The modern-day Bernard Shaw is a great intellectual irritant. Many of our cherished ideals and conventional morality have been destroyed. They shook us out of our complacency and made us believe in a fresh manner about many values and institutions. Intellectuals are able to reveal governments ‘ lies, analyze behavior based on their causes and motives, and often hidden intentions. In Bangladesh, under an organized banner, the intellectuals have restricted scope to serve society. They are not organized and lack the support of the state. If the state assumes responsibility and brings it under a distinctive umbrella platform, society can profit and become enlightened. They are not incorporated, and the community isolates them. They have their capacity, but they are separated from their fellows and even from the mass issue.
In Bangladesh, many intellectuals do not even want to remain publicly. They live far from their motherland abroad and do not bother with their natives. They do not like mixing up with bad and ordinary people. They always tend to maintain them aloof. They are not engaged in local issues, well, and woes, crises, or dangers. They do not want to alienate themselves from local culture and tend to prevent healthy attempts whereby society can upgrade and alter its ancient idea. Intellectuals ‘ role in society is a complex topic. However, one cannot dispute what intellectuals can have a significant and vital effect, especially in the quickly evolving times of today. Intellectuals, as I see it, are those with varied wisdom and foresight, applying their intellect and forward-looking visions to awaken society.
In nurturing intellectuals, there are three main considerations: knowledge; capacity and desire to awaken society; and doing so for a noble cause or purpose. However, selected media outlets supporting opposition political parties have continued to denounce the Shahbag movement as the government’s well-orchestrated play. The Shahbag movement also called for the boycott of several main journals and television channels –The Daily Amar Desh, Daily Naya Diganta, Diganta Television, and Islamic TV. All these media organizations are regarded as pro-opposition news media.
World-renowned sociologist C. Wright Mills observed precisely that, ‘Every revolution has its own counter-revolution — that’s a sign that the revolution really is.’ We see the in Shahbag protest most of the intellectuals’ support and come forward with the students to support the accused and convicted of liberation crime. They support through social media like Facebook had played a significant part in spreading global news and also wrote a blog about Shahbag events. A Facebook event called for a Shahbag protest was established at this time a human chain that became viral on 5 February 2013 and intellectual strongly support.
Facebook was one of the primary sources of data among its activists about Shahbag protests. Bangladesh used the ‘ #shahbag ‘ Twitter hashtag to provide live updates about the whole protest. Online activists, in reaction, arranged a meeting at Shahbagh Square in the capital. Since then, what they originally hoped would attract between 400 and 500 individuals has grown to over 100,000, with some estimates putting the amount much greater. Despite the threat of violence and intimidation, the protests continue to flourish in the capital and other significant towns.
Professor Muntasir Mamun, Sultana Kamal, Jafor Iqbal, Asif Nazrul, Ak Abdul Momen, Veena Sikri (Ex Indian high commissioner), and so many intellectuals played import role during the protest. The best response is the remark of Professor Abdur Razzak. He had said, ‘Bangladeshi people’s collective will to be freed and their nation-state established.’ (Daily Star, 2014). They want to change our society and by the media and social media, they influence students to come forward. Photographer Reuters Andrew Biraj released ‘live’ pictures of Shahbag mass protests they spread out completely social media and media.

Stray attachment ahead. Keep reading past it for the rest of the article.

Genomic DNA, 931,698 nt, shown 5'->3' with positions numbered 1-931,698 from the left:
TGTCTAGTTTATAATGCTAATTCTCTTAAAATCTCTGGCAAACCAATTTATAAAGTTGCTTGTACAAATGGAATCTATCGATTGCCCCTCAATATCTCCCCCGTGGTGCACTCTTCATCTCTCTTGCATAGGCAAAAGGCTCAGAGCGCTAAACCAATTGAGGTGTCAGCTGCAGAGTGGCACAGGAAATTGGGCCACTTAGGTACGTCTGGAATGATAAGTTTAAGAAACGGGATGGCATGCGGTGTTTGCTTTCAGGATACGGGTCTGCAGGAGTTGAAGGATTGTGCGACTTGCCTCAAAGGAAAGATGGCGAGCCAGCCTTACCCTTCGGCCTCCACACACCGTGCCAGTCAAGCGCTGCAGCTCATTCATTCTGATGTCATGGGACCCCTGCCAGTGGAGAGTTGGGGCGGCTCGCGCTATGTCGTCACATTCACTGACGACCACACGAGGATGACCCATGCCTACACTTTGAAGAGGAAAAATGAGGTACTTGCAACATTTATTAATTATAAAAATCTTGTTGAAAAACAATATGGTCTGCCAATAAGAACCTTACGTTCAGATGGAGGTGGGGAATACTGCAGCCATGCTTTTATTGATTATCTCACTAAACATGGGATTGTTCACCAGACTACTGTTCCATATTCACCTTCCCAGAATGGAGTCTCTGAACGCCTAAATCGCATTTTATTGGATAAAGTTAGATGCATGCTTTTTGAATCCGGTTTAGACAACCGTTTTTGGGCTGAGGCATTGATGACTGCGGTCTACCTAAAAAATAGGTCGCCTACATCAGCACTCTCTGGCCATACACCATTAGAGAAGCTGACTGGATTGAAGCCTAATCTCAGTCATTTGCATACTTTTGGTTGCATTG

Some of the international intellectuals support this protest as an example – On 18 February, British Foreign Minister Sayeeda Warsi praised the Shahbag Square demonstrations, describing them as peaceful, productive, and non-violent. Suzannah Linton’s post on 27 February in the Fletcher Forum on World Affairs expressed concern over ‘Bangladesh’s bloodlust’ and called on the international community to guide the process towards global standards. Intellectuals (Shahbag protests) still other similarly disturbing issues regarding the accountability of intellectuals. Intellectuals are able to expose governments ‘ lies, analyze actions based on their causes and motives, and often hidden intentions. They have the power of political freedom, access to information, and freedom of expression, at least.
All types of popular protests in Bangladesh include a particular ‘popular intellectual’ category that reflects on social reality, speaks in the name of popular courses, and articulates thoughts that inspire people’s collective action. These people look at the experiences of common intellectuals in societies from an initial perspective. Who operates within networks of social movements linking local, regional, and international arenas and connecting with a worldwide stream of thoughts? Local and foreign media have reported broadly positive about the Shahbag motion.
In conclusion, we can say that intellectual has importance any movement because they support the people. In Shahbag protest, we see that they played a vital role and their revolutionary ideas and motivated them to nonviolent fight for their rights. In Shahbag protest, the intellectuals played a significant part in shaping nationalism. In fact, they were accountable for instilling in individuals the impression of ‘Bangladesh as a country.’ I think intellectuals are agents of change, especially in those areas of the globe where the norm is unjust and aberrant behavior. Intellectuals all over the globe make efficient contributions in significant ways to improve society in their own ways and in a free society; I believe it is simple to forget how essential an intellectual is for a country’s welfare. Their Opinions or behaviors that have had the greatest influence on the course of events.